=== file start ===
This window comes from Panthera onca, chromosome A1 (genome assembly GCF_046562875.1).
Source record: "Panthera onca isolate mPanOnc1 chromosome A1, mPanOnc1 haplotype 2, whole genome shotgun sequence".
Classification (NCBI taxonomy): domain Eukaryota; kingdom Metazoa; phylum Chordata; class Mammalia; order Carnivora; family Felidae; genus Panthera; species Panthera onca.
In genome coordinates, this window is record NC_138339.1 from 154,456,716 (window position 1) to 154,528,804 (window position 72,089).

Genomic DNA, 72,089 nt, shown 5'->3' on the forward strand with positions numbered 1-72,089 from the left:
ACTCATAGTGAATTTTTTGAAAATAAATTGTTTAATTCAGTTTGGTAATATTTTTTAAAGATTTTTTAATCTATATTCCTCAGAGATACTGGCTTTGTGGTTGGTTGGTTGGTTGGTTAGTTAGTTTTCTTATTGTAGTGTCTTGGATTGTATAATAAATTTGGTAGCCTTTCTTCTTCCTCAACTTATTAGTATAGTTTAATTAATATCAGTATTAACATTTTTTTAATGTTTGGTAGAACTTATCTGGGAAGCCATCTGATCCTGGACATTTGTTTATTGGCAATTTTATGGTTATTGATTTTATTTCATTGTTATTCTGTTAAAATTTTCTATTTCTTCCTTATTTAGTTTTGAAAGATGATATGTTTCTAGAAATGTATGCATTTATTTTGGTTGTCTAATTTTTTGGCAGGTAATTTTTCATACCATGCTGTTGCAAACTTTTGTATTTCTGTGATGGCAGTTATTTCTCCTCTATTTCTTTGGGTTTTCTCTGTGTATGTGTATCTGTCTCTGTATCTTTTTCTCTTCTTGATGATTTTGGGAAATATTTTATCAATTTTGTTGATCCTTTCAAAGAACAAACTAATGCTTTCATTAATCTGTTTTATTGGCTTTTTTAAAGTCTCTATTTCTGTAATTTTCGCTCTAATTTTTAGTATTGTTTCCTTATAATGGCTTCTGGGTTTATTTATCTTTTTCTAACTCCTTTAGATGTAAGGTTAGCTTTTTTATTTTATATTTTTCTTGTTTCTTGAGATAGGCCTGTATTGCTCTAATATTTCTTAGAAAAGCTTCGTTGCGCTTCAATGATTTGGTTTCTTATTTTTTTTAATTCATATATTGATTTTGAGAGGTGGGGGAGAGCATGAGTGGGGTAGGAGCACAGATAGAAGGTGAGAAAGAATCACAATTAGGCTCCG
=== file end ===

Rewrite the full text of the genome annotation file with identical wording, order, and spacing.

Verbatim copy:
This window comes from Panthera onca, chromosome A1 (genome assembly GCF_046562875.1).
Source record: "Panthera onca isolate mPanOnc1 chromosome A1, mPanOnc1 haplotype 2, whole genome shotgun sequence".
Classification (NCBI taxonomy): domain Eukaryota; kingdom Metazoa; phylum Chordata; class Mammalia; order Carnivora; family Felidae; genus Panthera; species Panthera onca.
In genome coordinates, this window is record NC_138339.1 from 154,456,716 (window position 1) to 154,528,804 (window position 72,089).

Genomic DNA, 72,089 nt, shown 5'->3' on the forward strand with positions numbered 1-72,089 from the left:
ACTCATAGTGAATTTTTTGAAAATAAATTGTTTAATTCAGTTTGGTAATATTTTTTAAAGATTTTTTAATCTATATTCCTCAGAGATACTGGCTTTGTGGTTGGTTGGTTGGTTGGTTAGTTAGTTTTCTTATTGTAGTGTCTTGGATTGTATAATAAATTTGGTAGCCTTTCTTCTTCCTCAACTTATTAGTATAGTTTAATTAATATCAGTATTAACATTTTTTTAATGTTTGGTAGAACTTATCTGGGAAGCCATCTGATCCTGGACATTTGTTTATTGGCAATTTTATGGTTATTGATTTTATTTCATTGTTATTCTGTTAAAATTTTCTATTTCTTCCTTATTTAGTTTTGAAAGATGATATGTTTCTAGAAATGTATGCATTTATTTTGGTTGTCTAATTTTTTGGCAGGTAATTTTTCATACCATGCTGTTGCAAACTTTTGTATTTCTGTGATGGCAGTTATTTCTCCTCTATTTCTTTGGGTTTTCTCTGTGTATGTGTATCTGTCTCTGTATCTTTTTCTCTTCTTGATGATTTTGGGAAATATTTTATCAATTTTGTTGATCCTTTCAAAGAACAAACTAATGCTTTCATTAATCTGTTTTATTGGCTTTTTTAAAGTCTCTATTTCTGTAATTTTCGCTCTAATTTTTAGTATTGTTTCCTTATAATGGCTTCTGGGTTTATTTATCTTTTTCTAACTCCTTTAGATGTAAGGTTAGCTTTTTTATTTTATATTTTTCTTGTTTCTTGAGATAGGCCTGTATTGCTCTAATATTTCTTAGAAAAGCTTCGTTGCGCTTCAATGATTTGGTTTCTTATTTTTTTTAATTCATATATTGATTTTGAGAGGTGGGGGAGAGCATGAGTGGGGTAGGAGCACAGATAGAAGGTGAGAAAGAATCACAATTAGGCTCCG